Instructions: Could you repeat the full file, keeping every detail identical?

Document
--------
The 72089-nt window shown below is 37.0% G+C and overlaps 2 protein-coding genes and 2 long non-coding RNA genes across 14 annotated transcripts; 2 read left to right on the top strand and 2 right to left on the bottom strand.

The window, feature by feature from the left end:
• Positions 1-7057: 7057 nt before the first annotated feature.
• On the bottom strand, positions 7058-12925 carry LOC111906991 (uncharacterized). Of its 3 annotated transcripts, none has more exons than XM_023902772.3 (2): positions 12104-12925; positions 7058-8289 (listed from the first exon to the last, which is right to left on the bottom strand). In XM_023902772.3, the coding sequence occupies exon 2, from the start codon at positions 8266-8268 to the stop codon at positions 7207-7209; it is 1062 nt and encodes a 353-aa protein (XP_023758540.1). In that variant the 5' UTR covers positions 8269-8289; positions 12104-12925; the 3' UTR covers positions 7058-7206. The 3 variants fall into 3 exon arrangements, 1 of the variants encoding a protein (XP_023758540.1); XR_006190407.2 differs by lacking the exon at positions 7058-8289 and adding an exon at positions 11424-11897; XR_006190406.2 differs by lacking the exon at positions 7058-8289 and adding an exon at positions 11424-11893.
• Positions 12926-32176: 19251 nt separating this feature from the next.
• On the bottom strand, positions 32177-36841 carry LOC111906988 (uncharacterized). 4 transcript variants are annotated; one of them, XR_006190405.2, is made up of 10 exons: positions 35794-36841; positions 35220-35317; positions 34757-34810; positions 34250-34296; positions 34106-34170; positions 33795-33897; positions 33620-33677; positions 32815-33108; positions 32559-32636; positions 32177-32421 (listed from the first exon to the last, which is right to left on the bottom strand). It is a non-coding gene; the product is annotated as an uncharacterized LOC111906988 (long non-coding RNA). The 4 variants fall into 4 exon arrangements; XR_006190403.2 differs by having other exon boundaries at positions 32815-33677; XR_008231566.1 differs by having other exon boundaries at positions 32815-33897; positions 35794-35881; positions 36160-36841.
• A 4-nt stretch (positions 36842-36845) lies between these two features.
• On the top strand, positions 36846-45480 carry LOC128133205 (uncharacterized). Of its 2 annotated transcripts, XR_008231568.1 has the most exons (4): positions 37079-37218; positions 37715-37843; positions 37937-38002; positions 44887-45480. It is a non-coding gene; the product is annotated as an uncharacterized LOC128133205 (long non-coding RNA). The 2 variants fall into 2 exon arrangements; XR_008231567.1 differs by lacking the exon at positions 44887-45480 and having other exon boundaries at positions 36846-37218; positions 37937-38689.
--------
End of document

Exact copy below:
The 72089-nt window shown below is 37.0% G+C and overlaps 2 protein-coding genes and 2 long non-coding RNA genes across 14 annotated transcripts; 2 read left to right on the top strand and 2 right to left on the bottom strand.

The window, feature by feature from the left end:
• Positions 1-7057: 7057 nt before the first annotated feature.
• On the bottom strand, positions 7058-12925 carry LOC111906991 (uncharacterized). Of its 3 annotated transcripts, none has more exons than XM_023902772.3 (2): positions 12104-12925; positions 7058-8289 (listed from the first exon to the last, which is right to left on the bottom strand). In XM_023902772.3, the coding sequence occupies exon 2, from the start codon at positions 8266-8268 to the stop codon at positions 7207-7209; it is 1062 nt and encodes a 353-aa protein (XP_023758540.1). In that variant the 5' UTR covers positions 8269-8289; positions 12104-12925; the 3' UTR covers positions 7058-7206. The 3 variants fall into 3 exon arrangements, 1 of the variants encoding a protein (XP_023758540.1); XR_006190407.2 differs by lacking the exon at positions 7058-8289 and adding an exon at positions 11424-11897; XR_006190406.2 differs by lacking the exon at positions 7058-8289 and adding an exon at positions 11424-11893.
• Positions 12926-32176: 19251 nt separating this feature from the next.
• On the bottom strand, positions 32177-36841 carry LOC111906988 (uncharacterized). 4 transcript variants are annotated; one of them, XR_006190405.2, is made up of 10 exons: positions 35794-36841; positions 35220-35317; positions 34757-34810; positions 34250-34296; positions 34106-34170; positions 33795-33897; positions 33620-33677; positions 32815-33108; positions 32559-32636; positions 32177-32421 (listed from the first exon to the last, which is right to left on the bottom strand). It is a non-coding gene; the product is annotated as an uncharacterized LOC111906988 (long non-coding RNA). The 4 variants fall into 4 exon arrangements; XR_006190403.2 differs by having other exon boundaries at positions 32815-33677; XR_008231566.1 differs by having other exon boundaries at positions 32815-33897; positions 35794-35881; positions 36160-36841.
• A 4-nt stretch (positions 36842-36845) lies between these two features.
• On the top strand, positions 36846-45480 carry LOC128133205 (uncharacterized). Of its 2 annotated transcripts, XR_008231568.1 has the most exons (4): positions 37079-37218; positions 37715-37843; positions 37937-38002; positions 44887-45480. It is a non-coding gene; the product is annotated as an uncharacterized LOC128133205 (long non-coding RNA). The 2 variants fall into 2 exon arrangements; XR_008231567.1 differs by lacking the exon at positions 44887-45480 and having other exon boundaries at positions 36846-37218; positions 37937-38689.